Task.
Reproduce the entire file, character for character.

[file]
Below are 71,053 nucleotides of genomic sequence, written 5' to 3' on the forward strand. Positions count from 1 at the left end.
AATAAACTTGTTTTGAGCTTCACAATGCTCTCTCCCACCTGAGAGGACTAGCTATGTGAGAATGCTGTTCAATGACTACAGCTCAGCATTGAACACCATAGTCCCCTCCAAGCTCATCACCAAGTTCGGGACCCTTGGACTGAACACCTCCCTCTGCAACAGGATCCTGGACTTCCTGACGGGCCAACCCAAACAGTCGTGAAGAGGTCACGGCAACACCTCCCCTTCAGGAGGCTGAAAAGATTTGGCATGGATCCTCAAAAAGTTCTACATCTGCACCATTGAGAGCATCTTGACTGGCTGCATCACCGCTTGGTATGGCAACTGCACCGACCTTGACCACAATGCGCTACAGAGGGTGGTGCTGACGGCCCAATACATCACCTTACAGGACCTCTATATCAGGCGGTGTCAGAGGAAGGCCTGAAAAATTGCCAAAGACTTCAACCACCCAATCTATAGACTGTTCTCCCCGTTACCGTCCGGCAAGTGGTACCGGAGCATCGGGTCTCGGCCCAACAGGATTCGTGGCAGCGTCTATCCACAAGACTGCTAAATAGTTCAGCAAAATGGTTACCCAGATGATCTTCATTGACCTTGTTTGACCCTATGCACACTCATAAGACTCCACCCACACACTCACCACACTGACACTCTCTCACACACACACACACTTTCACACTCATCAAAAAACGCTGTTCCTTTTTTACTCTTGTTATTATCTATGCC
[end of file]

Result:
Below are 71,053 nucleotides of genomic sequence, written 5' to 3' on the forward strand. Positions count from 1 at the left end.
AATAAACTTGTTTTGAGCTTCACAATGCTCTCTCCCACCTGAGAGGACTAGCTATGTGAGAATGCTGTTCAATGACTACAGCTCAGCATTGAACACCATAGTCCCCTCCAAGCTCATCACCAAGTTCGGGACCCTTGGACTGAACACCTCCCTCTGCAACAGGATCCTGGACTTCCTGACGGGCCAACCCAAACAGTCGTGAAGAGGTCACGGCAACACCTCCCCTTCAGGAGGCTGAAAAGATTTGGCATGGATCCTCAAAAAGTTCTACATCTGCACCATTGAGAGCATCTTGACTGGCTGCATCACCGCTTGGTATGGCAACTGCACCGACCTTGACCACAATGCGCTACAGAGGGTGGTGCTGACGGCCCAATACATCACCTTACAGGACCTCTATATCAGGCGGTGTCAGAGGAAGGCCTGAAAAATTGCCAAAGACTTCAACCACCCAATCTATAGACTGTTCTCCCCGTTACCGTCCGGCAAGTGGTACCGGAGCATCGGGTCTCGGCCCAACAGGATTCGTGGCAGCGTCTATCCACAAGACTGCTAAATAGTTCAGCAAAATGGTTACCCAGATGATCTTCATTGACCTTGTTTGACCCTATGCACACTCATAAGACTCCACCCACACACTCACCACACTGACACTCTCTCACACACACACACACTTTCACACTCATCAAAAAACGCTGTTCCTTTTTTACTCTTGTTATTATCTATGCC